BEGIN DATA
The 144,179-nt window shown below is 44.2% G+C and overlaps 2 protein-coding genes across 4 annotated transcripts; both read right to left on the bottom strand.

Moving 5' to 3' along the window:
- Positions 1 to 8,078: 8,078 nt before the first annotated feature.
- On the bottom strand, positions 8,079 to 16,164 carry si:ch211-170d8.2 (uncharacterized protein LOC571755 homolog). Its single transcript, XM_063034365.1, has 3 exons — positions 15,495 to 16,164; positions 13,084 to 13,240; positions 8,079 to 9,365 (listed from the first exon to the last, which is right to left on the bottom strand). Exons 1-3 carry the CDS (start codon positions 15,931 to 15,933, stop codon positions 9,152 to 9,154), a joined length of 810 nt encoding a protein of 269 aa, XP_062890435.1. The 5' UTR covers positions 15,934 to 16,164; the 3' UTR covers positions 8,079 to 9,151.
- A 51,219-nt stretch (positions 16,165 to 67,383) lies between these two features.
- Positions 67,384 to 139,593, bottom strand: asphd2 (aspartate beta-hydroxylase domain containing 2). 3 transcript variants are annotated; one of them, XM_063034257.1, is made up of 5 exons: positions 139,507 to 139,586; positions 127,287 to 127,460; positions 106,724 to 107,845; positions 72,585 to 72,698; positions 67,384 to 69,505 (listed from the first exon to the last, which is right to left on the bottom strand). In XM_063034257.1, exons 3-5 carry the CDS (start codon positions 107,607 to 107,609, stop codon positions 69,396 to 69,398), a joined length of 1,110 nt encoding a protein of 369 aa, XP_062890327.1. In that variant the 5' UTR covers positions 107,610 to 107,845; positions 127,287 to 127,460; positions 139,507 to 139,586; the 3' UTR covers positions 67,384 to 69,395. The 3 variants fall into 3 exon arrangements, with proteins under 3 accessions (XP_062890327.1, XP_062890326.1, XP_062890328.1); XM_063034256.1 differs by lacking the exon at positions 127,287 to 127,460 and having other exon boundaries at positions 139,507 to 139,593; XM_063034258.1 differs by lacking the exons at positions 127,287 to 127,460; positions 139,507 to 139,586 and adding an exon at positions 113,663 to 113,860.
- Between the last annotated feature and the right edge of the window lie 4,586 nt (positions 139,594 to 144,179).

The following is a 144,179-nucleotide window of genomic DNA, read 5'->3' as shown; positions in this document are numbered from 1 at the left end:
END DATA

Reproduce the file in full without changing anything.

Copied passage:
The 144,179-nt window shown below is 44.2% G+C and overlaps 2 protein-coding genes across 4 annotated transcripts; both read right to left on the bottom strand.

Moving 5' to 3' along the window:
- Positions 1 to 8,078: 8,078 nt before the first annotated feature.
- On the bottom strand, positions 8,079 to 16,164 carry si:ch211-170d8.2 (uncharacterized protein LOC571755 homolog). Its single transcript, XM_063034365.1, has 3 exons — positions 15,495 to 16,164; positions 13,084 to 13,240; positions 8,079 to 9,365 (listed from the first exon to the last, which is right to left on the bottom strand). Exons 1-3 carry the CDS (start codon positions 15,931 to 15,933, stop codon positions 9,152 to 9,154), a joined length of 810 nt encoding a protein of 269 aa, XP_062890435.1. The 5' UTR covers positions 15,934 to 16,164; the 3' UTR covers positions 8,079 to 9,151.
- A 51,219-nt stretch (positions 16,165 to 67,383) lies between these two features.
- Positions 67,384 to 139,593, bottom strand: asphd2 (aspartate beta-hydroxylase domain containing 2). 3 transcript variants are annotated; one of them, XM_063034257.1, is made up of 5 exons: positions 139,507 to 139,586; positions 127,287 to 127,460; positions 106,724 to 107,845; positions 72,585 to 72,698; positions 67,384 to 69,505 (listed from the first exon to the last, which is right to left on the bottom strand). In XM_063034257.1, exons 3-5 carry the CDS (start codon positions 107,607 to 107,609, stop codon positions 69,396 to 69,398), a joined length of 1,110 nt encoding a protein of 369 aa, XP_062890327.1. In that variant the 5' UTR covers positions 107,610 to 107,845; positions 127,287 to 127,460; positions 139,507 to 139,586; the 3' UTR covers positions 67,384 to 69,395. The 3 variants fall into 3 exon arrangements, with proteins under 3 accessions (XP_062890327.1, XP_062890326.1, XP_062890328.1); XM_063034256.1 differs by lacking the exon at positions 127,287 to 127,460 and having other exon boundaries at positions 139,507 to 139,593; XM_063034258.1 differs by lacking the exons at positions 127,287 to 127,460; positions 139,507 to 139,586 and adding an exon at positions 113,663 to 113,860.
- Between the last annotated feature and the right edge of the window lie 4,586 nt (positions 139,594 to 144,179).

The following is a 144,179-nucleotide window of genomic DNA, read 5'->3' as shown; positions in this document are numbered from 1 at the left end: